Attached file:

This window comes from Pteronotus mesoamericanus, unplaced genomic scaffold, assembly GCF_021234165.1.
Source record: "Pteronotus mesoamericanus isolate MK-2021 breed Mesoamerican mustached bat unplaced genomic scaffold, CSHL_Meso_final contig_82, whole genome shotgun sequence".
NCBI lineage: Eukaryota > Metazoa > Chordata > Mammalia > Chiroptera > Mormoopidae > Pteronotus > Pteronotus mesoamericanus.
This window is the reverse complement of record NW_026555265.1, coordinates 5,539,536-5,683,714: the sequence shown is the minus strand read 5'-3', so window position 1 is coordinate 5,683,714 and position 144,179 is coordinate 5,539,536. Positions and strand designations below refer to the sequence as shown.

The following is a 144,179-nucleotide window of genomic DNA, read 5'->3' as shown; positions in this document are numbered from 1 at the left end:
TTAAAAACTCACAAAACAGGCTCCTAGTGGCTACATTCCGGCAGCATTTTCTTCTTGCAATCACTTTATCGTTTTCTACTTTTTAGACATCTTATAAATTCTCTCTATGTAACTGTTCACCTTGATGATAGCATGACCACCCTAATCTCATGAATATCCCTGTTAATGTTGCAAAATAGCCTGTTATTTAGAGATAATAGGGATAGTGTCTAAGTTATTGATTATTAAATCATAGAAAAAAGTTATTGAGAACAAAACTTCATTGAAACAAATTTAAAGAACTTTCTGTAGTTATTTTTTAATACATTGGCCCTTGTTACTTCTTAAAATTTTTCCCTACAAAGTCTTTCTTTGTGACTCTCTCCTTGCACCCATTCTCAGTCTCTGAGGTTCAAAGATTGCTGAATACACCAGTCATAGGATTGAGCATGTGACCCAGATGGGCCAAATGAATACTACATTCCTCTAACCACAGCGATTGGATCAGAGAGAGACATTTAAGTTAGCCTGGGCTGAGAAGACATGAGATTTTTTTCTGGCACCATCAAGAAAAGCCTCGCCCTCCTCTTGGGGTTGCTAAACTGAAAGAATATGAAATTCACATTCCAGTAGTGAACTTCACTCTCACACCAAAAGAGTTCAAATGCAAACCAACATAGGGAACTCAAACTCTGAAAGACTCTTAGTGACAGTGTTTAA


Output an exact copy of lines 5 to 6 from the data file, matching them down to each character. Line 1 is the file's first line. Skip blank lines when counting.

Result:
The following is a 144,179-nucleotide window of genomic DNA, read 5'->3' as shown; positions in this document are numbered from 1 at the left end:
TTAAAAACTCACAAAACAGGCTCCTAGTGGCTACATTCCGGCAGCATTTTCTTCTTGCAATCACTTTATCGTTTTCTACTTTTTAGACATCTTATAAATTCTCTCTATGTAACTGTTCACCTTGATGATAGCATGACCACCCTAATCTCATGAATATCCCTGTTAATGTTGCAAAATAGCCTGTTATTTAGAGATAATAGGGATAGTGTCTAAGTTATTGATTATTAAATCATAGAAAAAAGTTATTGAGAACAAAACTTCATTGAAACAAATTTAAAGAACTTTCTGTAGTTATTTTTTAATACATTGGCCCTTGTTACTTCTTAAAATTTTTCCCTACAAAGTCTTTCTTTGTGACTCTCTCCTTGCACCCATTCTCAGTCTCTGAGGTTCAAAGATTGCTGAATACACCAGTCATAGGATTGAGCATGTGACCCAGATGGGCCAAATGAATACTACATTCCTCTAACCACAGCGATTGGATCAGAGAGAGACATTTAAGTTAGCCTGGGCTGAGAAGACATGAGATTTTTTTCTGGCACCATCAAGAAAAGCCTCGCCCTCCTCTTGGGGTTGCTAAACTGAAAGAATATGAAATTCACATTCCAGTAGTGAACTTCACTCTCACACCAAAAGAGTTCAAATGCAAACCAACATAGGGAACTCAAACTCTGAAAGACTCTTAGTGACAGTGTTTAA